Indeed, we have another example of a debate that revealed flaws. It was certainly fun to listen to, although whether it was quite so much fun for the noble and learned Lord the Lord Chancellor, I am not sure. The debate introduced by my noble friends on the Scottish question again revealed a number of extraordinary inconsistencies in the Bill.

It seems to me that there is an overwhelming case for a provision of this kind. To comfort the Liberal Democrat Benches, some consideration may need to be given to the wording of the new clause before we reach the next clause. I am not sure that I die on the particular representation on the committee to be appointed. That there needs to be a committee, I feel absolutely certain about; that there needs to be a time limit under which the Bill is effective, I am equally certain. Parliament must be given the opportunity to look again at the whole question in proper time so that we can have legislation that is likely to endure.

There was a notable speech from the Cross Benches on Thursday about the impossibility of withdrawing legislation once it was in force if only because of giving the wrong signal to terrorists. The example was given of withdrawing ships in the South Atlantic and the Falklands War. As one who was in the Cabinet at the time, I remember all too vividly that particular example.

There is a real problem here. We need the opportunity of thinking how we get permanent or semi-permanent legislation on to the statute book which will not cause huge problems and a huge attack on our civil liberties. Therefore, I strongly support my noble friend in this amendment.

Lord Forsyth of Drumlean: I, too, support my noble friend Lord Kingsland in this amendment. I am sorry that the Liberal Democrats took offence at the drafting; I read it assuming that the Prime Minister might be in this House rather than the other place. Given that the other place has gone home for the evening and we are still here, considering legislation which it has not had a chance to see because of the
 
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amendments, this place seems to be taking on a role that is rather more advanced than that of the other place.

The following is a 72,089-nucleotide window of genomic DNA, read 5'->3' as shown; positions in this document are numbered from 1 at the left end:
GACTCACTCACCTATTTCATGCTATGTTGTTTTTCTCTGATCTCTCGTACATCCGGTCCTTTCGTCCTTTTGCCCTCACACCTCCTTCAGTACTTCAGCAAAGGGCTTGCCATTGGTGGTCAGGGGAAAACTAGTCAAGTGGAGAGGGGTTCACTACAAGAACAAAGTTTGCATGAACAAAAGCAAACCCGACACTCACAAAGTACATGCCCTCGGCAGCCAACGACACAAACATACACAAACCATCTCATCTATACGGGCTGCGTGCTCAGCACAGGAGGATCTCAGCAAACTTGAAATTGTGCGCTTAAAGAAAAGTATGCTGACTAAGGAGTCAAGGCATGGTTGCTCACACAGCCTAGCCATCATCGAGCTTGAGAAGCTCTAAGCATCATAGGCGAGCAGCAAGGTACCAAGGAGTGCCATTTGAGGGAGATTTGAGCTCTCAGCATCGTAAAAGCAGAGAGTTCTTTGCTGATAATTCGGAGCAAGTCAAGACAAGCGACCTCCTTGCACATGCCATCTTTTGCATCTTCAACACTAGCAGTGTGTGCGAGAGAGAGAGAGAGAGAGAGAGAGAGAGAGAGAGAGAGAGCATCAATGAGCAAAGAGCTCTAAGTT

More seriously, I have one concern about the drafting. I think it is an excellent idea that the legislation should be subject to review and that that should be done by a committee of Privy Counsellors in the way that the amendment suggests. However, it is not clear to me what happens when the report is laid before Parliament by the committee. Our experience of the previous legislation was that the Joint Committee of my noble friend Lord Newton made excellent recommendations which the Government chose to ignore. Will my noble friend think about at least ensuring that there is a proper debate and a requirement to have some response from the Government? All too often people produce very learned advice which is subsequently ignored.

Lord Mayhew of Twysden: I am expecting to find that the Government have allowed this debate to develop as it has so that they may show their open-mindedness and flexibility by conceding the point. In what the prayer book calls the sure and certain hope of that, I shall address your Lordships for only a very short time.

A constant theme of these debates has been to point out the folly of approaching these delicate matters in unseemly haste. One would not wish the Government to add arrogance to obstinacy and folly by resisting the amendment, which calls for a review in a timely period. I confidently hope that the noble and learned Lord, who has shown such flexibility and good humour today, will fulfil my expectations.

Baroness Williams of Crosby: I apologise for arriving a few minutes after the beginning of this debate but, as some noble Lords will know, I am somewhat hampered in moving rapidly around the Chamber at the moment. I wanted to make a very brief contribution because, although I fully support, as indeed our Benches do, Amendment No. 169, there should be added to it an understanding accepted by all sides of the House.